Larisa, a large part of the reason I am going with the underground tubes is because it isn't complicated.  The system uses one fan.  I can't really envision a system that is less complicated other than building a greenhouse that you do nothing at all with, like the one I have right now.  There is really nothing complex about the system.  You bury tubes in the ground and use a fan to pull the air through them into the greenhouse.  That's it.  The issue on mold, fungus, etc. in the tubes is absolutely not true according to all the research I have seen, and it has been tested very extensively, both in greenhouses and houses, as well as other structures. 


Kevin Swanson wrote:
Todd, do these people explain why the tubes should not be run directly under the greenhouse structure the what that CRMPI has found? I think we should be supporting CRMPI here because they are making the best practice data available for climate batteries for free, although I'm struggling to find it on their website. In the book "Forest Garden Greenhouse" they say they are making the information available for free...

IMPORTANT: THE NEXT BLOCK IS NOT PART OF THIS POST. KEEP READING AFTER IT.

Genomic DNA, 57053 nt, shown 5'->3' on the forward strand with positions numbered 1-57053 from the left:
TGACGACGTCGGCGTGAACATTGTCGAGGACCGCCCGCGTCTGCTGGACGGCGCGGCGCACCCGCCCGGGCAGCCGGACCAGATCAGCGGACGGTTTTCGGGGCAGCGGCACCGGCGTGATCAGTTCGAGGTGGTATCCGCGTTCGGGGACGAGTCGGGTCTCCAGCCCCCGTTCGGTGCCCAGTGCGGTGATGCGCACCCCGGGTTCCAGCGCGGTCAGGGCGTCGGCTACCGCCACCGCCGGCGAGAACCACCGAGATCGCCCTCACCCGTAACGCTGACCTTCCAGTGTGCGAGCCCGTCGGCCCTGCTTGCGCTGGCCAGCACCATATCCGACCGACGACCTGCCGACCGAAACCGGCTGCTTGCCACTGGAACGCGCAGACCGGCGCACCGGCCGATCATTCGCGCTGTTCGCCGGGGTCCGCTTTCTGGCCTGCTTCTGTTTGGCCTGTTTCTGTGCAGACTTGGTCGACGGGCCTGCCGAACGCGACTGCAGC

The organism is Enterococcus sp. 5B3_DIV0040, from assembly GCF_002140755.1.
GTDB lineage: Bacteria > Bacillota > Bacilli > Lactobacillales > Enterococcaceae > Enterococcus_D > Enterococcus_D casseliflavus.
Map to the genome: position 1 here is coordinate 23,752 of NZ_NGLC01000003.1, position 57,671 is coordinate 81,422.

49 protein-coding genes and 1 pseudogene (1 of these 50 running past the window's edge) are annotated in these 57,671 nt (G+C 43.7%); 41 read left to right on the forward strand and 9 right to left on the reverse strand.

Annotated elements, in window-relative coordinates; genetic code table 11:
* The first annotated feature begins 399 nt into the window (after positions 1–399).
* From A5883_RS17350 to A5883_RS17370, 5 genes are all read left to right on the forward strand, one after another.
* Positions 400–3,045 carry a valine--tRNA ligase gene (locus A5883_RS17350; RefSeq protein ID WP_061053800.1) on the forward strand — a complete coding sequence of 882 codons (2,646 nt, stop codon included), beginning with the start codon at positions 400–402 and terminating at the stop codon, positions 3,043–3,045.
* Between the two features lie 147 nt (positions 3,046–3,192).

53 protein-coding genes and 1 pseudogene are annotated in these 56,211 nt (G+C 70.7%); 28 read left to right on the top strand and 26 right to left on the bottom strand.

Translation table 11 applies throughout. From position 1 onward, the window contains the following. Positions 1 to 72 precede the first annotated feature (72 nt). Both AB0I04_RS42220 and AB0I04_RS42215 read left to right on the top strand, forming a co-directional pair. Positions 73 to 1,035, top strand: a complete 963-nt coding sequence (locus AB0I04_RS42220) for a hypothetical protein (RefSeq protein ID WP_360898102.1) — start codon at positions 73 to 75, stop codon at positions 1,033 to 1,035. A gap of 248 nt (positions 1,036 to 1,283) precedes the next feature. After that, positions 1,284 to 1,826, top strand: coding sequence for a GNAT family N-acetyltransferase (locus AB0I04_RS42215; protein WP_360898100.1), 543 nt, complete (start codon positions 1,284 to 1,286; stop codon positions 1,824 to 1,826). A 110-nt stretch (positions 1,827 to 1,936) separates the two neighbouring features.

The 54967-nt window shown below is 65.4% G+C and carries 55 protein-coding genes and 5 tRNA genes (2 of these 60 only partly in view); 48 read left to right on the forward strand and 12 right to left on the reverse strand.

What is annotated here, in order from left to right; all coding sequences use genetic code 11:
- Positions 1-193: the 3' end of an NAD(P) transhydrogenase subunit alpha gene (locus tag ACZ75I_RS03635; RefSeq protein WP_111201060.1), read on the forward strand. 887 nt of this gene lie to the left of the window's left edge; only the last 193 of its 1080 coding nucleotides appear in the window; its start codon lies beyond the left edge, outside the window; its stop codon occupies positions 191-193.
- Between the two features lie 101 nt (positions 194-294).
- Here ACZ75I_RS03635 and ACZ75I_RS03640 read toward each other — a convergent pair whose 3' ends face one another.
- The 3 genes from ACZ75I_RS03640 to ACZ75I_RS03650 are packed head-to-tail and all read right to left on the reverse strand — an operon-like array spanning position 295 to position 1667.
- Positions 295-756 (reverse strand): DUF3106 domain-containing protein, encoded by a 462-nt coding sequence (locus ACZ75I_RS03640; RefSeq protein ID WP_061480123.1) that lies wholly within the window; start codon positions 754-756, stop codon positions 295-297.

Kevin, there is nothing wrong with putting the tubes under the greenhouse.  It is just simpler to do it in a trench.  It's much cheaper to have a trench dug than to have 10ft of earth removed for an area the size of your greenhouse.  If you have a problem with a tube getting crushed (which only happens if you don't tamp carefully), it is much easy to dig up and repair if you don't have to tear your greenhouse down to repair it.  It is easier to space two tubes the proper distance apart than it is to lay out all the tubes in rows of proper spacing inside the same area.

As I talked about earlier, I believe the climate battery stuff is irrelevant to what I am doing, and I don't believe it comes into play here.
 
Bryan de Valdivia